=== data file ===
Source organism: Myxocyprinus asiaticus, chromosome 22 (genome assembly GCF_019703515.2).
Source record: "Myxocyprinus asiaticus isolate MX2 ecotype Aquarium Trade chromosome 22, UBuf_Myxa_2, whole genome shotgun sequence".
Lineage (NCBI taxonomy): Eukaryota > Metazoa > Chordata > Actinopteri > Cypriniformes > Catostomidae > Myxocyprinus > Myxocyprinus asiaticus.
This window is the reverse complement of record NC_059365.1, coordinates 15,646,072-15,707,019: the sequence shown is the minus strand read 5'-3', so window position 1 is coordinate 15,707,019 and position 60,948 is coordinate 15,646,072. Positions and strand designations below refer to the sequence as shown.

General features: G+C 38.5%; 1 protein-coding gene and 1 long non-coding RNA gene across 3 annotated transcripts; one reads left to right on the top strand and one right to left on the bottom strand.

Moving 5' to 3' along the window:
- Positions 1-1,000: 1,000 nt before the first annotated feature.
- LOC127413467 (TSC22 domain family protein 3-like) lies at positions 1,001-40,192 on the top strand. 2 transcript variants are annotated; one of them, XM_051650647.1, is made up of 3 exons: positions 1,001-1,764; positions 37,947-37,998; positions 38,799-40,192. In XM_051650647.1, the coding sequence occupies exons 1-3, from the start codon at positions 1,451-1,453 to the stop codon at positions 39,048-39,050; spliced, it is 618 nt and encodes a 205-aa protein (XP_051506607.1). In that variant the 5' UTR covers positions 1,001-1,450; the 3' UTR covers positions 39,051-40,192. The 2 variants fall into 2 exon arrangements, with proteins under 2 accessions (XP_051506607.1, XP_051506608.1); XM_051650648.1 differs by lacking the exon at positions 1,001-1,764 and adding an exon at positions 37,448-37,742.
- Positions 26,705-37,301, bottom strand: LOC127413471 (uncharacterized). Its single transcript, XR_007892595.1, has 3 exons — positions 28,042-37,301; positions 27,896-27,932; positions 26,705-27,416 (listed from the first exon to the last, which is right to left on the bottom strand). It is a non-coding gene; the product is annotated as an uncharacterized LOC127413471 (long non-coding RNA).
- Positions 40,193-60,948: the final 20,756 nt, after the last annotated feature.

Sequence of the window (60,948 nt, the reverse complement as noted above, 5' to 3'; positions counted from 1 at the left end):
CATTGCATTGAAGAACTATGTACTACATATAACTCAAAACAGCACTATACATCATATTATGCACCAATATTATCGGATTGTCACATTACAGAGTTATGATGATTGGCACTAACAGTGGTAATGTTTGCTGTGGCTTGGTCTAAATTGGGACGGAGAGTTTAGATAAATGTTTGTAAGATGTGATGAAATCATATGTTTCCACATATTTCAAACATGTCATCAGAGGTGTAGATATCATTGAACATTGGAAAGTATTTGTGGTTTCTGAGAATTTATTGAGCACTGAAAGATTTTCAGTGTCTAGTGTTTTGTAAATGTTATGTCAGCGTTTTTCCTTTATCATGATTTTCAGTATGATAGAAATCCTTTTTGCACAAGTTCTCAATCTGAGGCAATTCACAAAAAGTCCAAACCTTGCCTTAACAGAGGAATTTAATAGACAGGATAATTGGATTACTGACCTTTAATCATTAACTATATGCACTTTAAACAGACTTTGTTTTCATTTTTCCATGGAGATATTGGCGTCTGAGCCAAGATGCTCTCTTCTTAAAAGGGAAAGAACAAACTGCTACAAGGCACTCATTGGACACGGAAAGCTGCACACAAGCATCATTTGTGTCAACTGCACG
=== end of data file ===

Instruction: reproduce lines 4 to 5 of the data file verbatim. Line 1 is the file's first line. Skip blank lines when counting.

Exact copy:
This window is the reverse complement of record NC_059365.1, coordinates 15,646,072-15,707,019: the sequence shown is the minus strand read 5'-3', so window position 1 is coordinate 15,707,019 and position 60,948 is coordinate 15,646,072. Positions and strand designations below refer to the sequence as shown.

General features: G+C 38.5%; 1 protein-coding gene and 1 long non-coding RNA gene across 3 annotated transcripts; one reads left to right on the top strand and one right to left on the bottom strand.